‘I Had Unbelievable Parents, Mentors, Friends, Who Supported Me In The Darkest Of Times’ | Tiger Woods Inducted Into World Golf Hall Of Fame

(Photo by Sam Greenwood/Getty Images)

Golf great Tiger Woods was inducted into the World Golf Hall of Fame on Wednesday — an anticipated conclusion since the moment he made his professional debut in 1996. The 46-year-old 15-time major winner was introduced by his daughter, Sam. In his acceptance speech, Woods talked about his journey to becoming the best in the world and thanked his family and the people who helped him along the way.

“I know that golf is an individual sport,” Woods said. “We do things on our own a lot for hours on end, but in my case, I didn’t get here alone. I had unbelievable parents, mentors, friends, who allowed me and supported me in the toughest times, the darkest of times, and celebrated the highest of times.”

Woods was a child prodigy at three; he attended Stanford University and starred on the collegiate golf team as the best player in the country. He won three straight U.S. Amateur titles.

He won his first major title at age 21, becoming the youngest Masters champion ever, and winning by the largest margin in tournament history. Three years later, he won the U.S. Open, British Open and the PGA Championship (his second), then added the 2001 Masters to become the only person to ever hold all four professional major titles at one time.

He was ranked No. 1 in the Official World Golf Ranking for a record 683 weeks. He’s amassed 107 worldwide wins, and is tied with Sam Snead with a record 82 PGA Tour victories. He’s considered by many to be the greatest golfer of all time — at worst, second-best behind Jack Nicklaus.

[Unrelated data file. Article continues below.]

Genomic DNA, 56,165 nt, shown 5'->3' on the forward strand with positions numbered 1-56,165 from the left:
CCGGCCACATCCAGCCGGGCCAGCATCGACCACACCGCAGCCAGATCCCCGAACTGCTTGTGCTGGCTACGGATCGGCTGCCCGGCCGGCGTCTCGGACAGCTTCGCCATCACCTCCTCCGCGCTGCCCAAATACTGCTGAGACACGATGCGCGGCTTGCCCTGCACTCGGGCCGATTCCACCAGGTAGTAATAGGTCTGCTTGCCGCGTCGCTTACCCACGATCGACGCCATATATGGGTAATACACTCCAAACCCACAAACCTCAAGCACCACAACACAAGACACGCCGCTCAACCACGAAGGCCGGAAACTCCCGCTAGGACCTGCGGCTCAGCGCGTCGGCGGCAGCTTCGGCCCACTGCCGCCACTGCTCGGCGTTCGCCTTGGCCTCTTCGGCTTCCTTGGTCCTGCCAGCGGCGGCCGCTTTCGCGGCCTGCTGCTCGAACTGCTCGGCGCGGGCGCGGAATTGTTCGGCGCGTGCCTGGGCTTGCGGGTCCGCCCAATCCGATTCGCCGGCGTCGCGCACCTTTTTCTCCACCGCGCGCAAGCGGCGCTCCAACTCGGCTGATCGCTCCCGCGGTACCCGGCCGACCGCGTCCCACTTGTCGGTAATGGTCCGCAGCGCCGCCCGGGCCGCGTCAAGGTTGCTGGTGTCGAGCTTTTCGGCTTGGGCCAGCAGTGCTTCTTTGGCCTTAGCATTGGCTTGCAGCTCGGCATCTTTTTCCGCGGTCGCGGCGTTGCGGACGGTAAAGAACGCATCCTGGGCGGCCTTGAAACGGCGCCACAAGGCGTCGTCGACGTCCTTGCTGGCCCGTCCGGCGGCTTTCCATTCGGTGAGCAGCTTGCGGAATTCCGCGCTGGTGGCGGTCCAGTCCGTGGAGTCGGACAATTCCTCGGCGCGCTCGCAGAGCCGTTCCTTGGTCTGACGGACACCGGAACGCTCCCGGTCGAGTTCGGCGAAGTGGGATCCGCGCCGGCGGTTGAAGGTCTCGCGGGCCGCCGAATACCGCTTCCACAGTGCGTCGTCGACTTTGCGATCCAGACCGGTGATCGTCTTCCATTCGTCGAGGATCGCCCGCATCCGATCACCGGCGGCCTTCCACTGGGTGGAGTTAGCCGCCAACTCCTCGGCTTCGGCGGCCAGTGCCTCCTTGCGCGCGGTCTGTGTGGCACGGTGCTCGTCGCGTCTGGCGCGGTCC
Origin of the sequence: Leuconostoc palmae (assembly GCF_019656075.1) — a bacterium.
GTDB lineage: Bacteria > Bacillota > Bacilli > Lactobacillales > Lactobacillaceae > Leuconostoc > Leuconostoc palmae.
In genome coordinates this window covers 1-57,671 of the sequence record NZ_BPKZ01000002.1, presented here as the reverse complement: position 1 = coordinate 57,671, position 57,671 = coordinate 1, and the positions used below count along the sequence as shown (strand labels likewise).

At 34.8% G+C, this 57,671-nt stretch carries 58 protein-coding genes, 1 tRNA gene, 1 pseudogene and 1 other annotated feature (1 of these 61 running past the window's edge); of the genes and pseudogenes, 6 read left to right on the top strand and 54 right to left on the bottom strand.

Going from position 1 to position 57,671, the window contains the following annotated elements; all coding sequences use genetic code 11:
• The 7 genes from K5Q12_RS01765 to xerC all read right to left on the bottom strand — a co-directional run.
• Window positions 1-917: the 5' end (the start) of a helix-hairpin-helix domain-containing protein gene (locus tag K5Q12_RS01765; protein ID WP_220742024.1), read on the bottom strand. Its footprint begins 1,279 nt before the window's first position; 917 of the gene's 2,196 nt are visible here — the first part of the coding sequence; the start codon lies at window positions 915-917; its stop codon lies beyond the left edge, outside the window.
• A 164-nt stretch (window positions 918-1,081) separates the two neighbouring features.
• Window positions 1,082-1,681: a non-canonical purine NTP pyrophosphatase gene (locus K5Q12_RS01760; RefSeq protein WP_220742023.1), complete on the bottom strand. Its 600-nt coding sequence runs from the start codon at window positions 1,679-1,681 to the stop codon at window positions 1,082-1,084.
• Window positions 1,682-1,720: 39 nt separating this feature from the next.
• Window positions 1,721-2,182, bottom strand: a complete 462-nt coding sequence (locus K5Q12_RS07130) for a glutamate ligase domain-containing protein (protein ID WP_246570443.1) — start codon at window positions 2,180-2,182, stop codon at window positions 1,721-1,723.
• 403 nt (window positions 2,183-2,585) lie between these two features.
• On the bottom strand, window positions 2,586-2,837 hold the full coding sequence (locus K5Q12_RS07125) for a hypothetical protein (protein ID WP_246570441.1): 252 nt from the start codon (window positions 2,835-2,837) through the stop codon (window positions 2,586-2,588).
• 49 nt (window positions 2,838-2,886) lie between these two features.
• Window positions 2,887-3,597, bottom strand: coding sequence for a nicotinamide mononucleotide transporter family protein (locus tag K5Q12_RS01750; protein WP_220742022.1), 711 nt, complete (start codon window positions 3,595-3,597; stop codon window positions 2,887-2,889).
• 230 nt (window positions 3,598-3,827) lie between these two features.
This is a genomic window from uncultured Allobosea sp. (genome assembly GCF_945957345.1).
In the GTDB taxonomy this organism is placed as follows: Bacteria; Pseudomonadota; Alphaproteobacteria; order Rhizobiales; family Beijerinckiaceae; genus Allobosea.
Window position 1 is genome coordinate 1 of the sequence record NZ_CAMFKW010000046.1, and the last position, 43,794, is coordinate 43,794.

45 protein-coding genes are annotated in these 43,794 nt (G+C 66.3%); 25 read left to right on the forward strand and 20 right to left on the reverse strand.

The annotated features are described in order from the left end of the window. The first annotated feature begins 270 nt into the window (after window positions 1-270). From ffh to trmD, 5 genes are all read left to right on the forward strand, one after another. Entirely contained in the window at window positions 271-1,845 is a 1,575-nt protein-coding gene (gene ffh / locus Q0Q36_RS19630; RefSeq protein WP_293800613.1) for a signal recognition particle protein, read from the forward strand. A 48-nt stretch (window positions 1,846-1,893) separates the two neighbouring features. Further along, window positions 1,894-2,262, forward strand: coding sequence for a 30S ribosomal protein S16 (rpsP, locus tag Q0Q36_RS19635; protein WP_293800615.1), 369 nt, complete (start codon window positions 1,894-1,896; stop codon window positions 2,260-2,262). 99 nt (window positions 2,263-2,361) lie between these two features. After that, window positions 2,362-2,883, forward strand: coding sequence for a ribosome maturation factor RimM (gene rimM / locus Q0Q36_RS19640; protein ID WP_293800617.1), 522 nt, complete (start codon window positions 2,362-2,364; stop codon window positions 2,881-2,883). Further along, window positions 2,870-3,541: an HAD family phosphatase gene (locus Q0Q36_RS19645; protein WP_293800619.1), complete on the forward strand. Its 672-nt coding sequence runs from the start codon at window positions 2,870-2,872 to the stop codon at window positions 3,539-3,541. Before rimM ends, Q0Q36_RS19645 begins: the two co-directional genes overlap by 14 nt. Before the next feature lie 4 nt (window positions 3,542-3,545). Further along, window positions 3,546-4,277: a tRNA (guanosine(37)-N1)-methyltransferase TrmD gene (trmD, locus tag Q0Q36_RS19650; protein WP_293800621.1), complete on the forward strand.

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Woods last won in 2019, claiming his fifth Masters title and 15th major, and the ZOZO Championship, the PGA first official event in Japan, for his tour record 82nd victory.

In the interim, he suffered serious injuries to his right leg and right foot in a car wreck near Los Angeles on Feb. 23, 2021. He underwent multiple surgeries and almost lost his leg. In his Hall of Fame introduction, his daughter Sam referenced that low point.

“Recently, Dad had to train harder than ever,” Sam Woods said during her introduction speech. “About a year ago you were stuck in a hospital bed at one of your ultimate lows and one of the scariest moments of your life and ours. We didn’t know if you’d come home with two legs or not. Now, not only are you about to be inducted into the Hall of Fame, but you’re standing here on your own two feet.”

Woods’ son, Charlie, has become quite a prolific golfer himself. In 2020, Tiger and Charlie competed in the PNC Championship and finished seventh. They competed again last year, following heavy rehab after Tiger’s accident, and finished second.

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Tiger’s play in that event showed he could still compete, and the elder Woods plans to tee it up again, but no clear timeline has been established. Whenever he tees it up again, it will be the final few holes of a legendary career.

Golf will always be a major part of his life, whether guiding his son Charlie, or golf course design through TGR Design.

At the height of his career, he was arguably the most popular athlete in the world and he made golf cool. Ratings soared through the roof; television contracts and endorsements on the PGA Tour ballooned. His presence diversified the game at the recreational and amateur levels like never before. The PGA has been chasing that high ever since.


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